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    (See Num. 13–14:31; Deut. 34:7–9; Josh. 1–3; Josh. 5:13–6:27; Josh. 24:1–31.)Meditate [on the scriptures] day and night, that thou mayest observe to do according to all that is written: for then thou shalt make thy way prosperous, and then thou shalt have good success (Josh. 1:8).

    When the children of Israel were wandering in the wilderness, Joshua was one of twelve spies chosen by Moses to go into the land of Canaan. The spies found it to be good, a land that “floweth with milk and honey,” and the cities and the people to be strong. Only two of the spies, Joshua and Caleb, believed that the Lord could help them conquer this promised land.

    Listening to the ten who doubted the Lord’s power, the people “murmured against Moses” and wanted to choose a new leader who would take them back to Egypt. Even though the Lord had helped them escape from Pharaoh, had fed them in the desert, and had showed them His power and His love in many ways, they doubted He could help them conquer the Canaanites and win the promised land.

    Moses pleaded with the Lord to forgive them for their lack of faith. The Lord told him that “I have pardoned according to thy word” but that they had lost the privilege of entering the promised land. They were forced to wander until all those who were over the age of twenty when they had fled Egypt—except Caleb and Joshua—died in the wilderness of Sinai.

    During their wanderings, Joshua served faithfully, and he was “full of the spirit of wisdom; for Moses had laid his hands upon him.” And when Moses was taken to heaven, Joshua was called to take his place and was given the same authority that Moses had had: “As I was with Moses,” said the Lord, “so I will be with thee: I will not fail thee, nor forsake thee.”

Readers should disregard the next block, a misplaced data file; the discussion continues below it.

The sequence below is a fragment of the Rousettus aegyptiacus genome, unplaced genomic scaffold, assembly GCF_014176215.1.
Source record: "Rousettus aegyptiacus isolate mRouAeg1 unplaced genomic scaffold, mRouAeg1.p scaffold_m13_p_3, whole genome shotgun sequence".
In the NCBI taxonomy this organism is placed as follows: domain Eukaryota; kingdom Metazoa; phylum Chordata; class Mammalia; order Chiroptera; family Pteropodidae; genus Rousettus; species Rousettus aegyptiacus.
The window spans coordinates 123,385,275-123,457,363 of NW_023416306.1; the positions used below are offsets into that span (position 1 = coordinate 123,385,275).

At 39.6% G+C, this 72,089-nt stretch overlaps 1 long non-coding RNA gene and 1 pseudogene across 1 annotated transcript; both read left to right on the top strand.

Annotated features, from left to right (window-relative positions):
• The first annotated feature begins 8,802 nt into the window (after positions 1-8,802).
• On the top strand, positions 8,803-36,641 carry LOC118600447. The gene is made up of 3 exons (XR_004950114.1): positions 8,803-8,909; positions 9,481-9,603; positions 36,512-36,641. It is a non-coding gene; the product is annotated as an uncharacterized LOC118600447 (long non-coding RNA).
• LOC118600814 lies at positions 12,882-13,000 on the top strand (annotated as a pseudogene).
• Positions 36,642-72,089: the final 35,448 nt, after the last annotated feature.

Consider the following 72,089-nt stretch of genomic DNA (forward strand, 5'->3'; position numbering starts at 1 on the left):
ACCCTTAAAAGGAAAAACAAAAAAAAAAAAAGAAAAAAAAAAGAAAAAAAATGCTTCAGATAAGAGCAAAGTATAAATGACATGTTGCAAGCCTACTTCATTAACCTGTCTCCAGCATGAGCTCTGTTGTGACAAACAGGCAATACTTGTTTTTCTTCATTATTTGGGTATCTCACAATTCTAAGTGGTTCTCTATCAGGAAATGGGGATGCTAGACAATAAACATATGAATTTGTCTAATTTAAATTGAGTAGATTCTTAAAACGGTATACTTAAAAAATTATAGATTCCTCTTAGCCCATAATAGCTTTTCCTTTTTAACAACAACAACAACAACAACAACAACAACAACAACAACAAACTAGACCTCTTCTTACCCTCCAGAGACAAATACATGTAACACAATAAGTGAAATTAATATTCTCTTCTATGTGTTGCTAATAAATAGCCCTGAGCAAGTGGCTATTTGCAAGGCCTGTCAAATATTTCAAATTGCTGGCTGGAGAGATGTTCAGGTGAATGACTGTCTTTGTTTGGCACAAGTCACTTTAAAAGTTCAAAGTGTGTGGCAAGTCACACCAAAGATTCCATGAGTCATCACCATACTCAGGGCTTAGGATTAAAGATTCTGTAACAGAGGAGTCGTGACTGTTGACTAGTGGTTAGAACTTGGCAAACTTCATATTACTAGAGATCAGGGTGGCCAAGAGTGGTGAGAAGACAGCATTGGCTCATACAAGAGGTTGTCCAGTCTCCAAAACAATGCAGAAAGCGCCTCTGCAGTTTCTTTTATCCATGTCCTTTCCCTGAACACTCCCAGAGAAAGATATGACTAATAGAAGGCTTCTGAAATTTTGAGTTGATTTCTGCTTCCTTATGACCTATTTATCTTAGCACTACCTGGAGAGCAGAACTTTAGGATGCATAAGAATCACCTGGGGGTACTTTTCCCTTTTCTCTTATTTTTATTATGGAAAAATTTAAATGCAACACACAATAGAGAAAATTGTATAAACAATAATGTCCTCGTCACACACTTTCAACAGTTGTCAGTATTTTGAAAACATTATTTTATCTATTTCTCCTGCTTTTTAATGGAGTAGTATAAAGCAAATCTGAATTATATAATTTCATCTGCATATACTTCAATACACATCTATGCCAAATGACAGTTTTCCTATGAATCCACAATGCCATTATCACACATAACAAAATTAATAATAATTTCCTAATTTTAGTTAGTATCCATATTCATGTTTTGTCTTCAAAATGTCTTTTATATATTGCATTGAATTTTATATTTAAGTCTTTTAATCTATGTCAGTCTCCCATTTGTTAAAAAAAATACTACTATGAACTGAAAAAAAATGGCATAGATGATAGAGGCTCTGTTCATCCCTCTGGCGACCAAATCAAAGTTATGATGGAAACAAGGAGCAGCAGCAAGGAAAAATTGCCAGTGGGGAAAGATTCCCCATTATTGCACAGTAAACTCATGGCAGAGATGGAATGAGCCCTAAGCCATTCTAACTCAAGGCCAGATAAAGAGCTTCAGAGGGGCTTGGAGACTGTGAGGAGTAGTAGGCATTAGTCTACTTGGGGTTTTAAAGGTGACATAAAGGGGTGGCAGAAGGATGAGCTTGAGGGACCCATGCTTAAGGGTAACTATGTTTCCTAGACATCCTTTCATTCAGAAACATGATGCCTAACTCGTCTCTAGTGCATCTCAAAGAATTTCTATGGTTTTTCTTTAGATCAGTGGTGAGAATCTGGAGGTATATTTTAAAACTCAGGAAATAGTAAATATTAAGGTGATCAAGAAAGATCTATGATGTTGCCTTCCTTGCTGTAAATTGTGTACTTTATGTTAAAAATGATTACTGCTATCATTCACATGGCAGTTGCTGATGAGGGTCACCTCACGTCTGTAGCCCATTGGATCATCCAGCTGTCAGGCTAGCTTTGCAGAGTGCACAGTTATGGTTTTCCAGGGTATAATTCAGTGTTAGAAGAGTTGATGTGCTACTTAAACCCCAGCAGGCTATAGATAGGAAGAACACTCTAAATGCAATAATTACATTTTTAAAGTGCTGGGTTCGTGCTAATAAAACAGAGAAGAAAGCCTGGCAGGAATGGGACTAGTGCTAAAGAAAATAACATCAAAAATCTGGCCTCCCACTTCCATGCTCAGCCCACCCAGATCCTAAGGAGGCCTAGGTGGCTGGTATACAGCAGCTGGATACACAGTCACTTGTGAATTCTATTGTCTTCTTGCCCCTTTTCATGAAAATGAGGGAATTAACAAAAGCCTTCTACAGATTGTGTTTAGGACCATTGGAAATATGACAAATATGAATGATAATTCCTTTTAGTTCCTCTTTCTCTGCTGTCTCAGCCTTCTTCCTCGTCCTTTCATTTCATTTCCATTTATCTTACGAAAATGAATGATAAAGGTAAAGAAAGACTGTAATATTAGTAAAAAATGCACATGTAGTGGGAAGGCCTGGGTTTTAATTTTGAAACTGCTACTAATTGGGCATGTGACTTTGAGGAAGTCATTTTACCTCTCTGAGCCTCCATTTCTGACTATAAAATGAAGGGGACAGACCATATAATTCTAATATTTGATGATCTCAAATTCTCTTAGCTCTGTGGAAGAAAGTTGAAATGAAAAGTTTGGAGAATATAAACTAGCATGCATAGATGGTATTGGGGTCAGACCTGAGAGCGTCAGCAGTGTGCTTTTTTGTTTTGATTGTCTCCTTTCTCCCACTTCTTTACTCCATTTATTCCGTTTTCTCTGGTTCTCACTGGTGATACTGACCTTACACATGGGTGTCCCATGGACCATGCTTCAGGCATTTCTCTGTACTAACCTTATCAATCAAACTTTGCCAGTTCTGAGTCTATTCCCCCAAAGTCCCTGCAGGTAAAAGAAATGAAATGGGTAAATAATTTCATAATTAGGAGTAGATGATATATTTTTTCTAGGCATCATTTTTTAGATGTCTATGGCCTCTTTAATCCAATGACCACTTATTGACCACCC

The Lord told Joshua that if he would “do according to all the law,” he would prosper. He was to study the book of the law and “meditate therein day and night.” If he did, he was promised “good success.”

    Joshua told the people to prepare to enter the promised land in three days. He knew that there were obstacles, but he trusted the Lord to help. First, they had to cross the River Jordan. It was in flood state, but Joshua, following the Lord’s instructions, told the priests to take the ark of the covenant and go into the waters. When they did as he said, the waters stopped flowing and the Israelites crossed over.

    Next, Joshua sent two spies into Jericho, the city just inside the border. Helped by a woman named Rahab, they promised her that when Jericho was attacked, she and her family would be protected.

    As Joshua prepared to attack, a heavenly messenger, the “captain of the host of the Lord,” appeared before him, and he was strengthened and told what to do. For six days the ark of the covenant was carried once around the city wall, followed by seven priests sounding their trumpets, and by the people marching in silence. On the seventh day, they all circled the city in the same way six times. The seventh time they marched around the walls, the people were told to shout after the priests sounded their trumpets, “for the Lord hath given you the city.” The walls of Jericho crumbled. Rahab and her family, as promised, were saved.

    There followed many battles, but the land was conquered, and Joshua divided it among the twelve tribes. The “good success” he had been promised if he would study and keep the law was his.

    Before he died, Joshua warned Israel that if they did not keep the covenants they had made with the Lord, they would “perish quickly from off the good land which he hath given unto you.” He reminded them of how the Lord had blessed them. He then said, “Choose you this day whom ye will serve; … but as for me and my house, we will serve the Lord.” When this servant of the Lord died, it was written, “Israel served the Lord all the days of Joshua.”

    Illustrated by Mike Eagle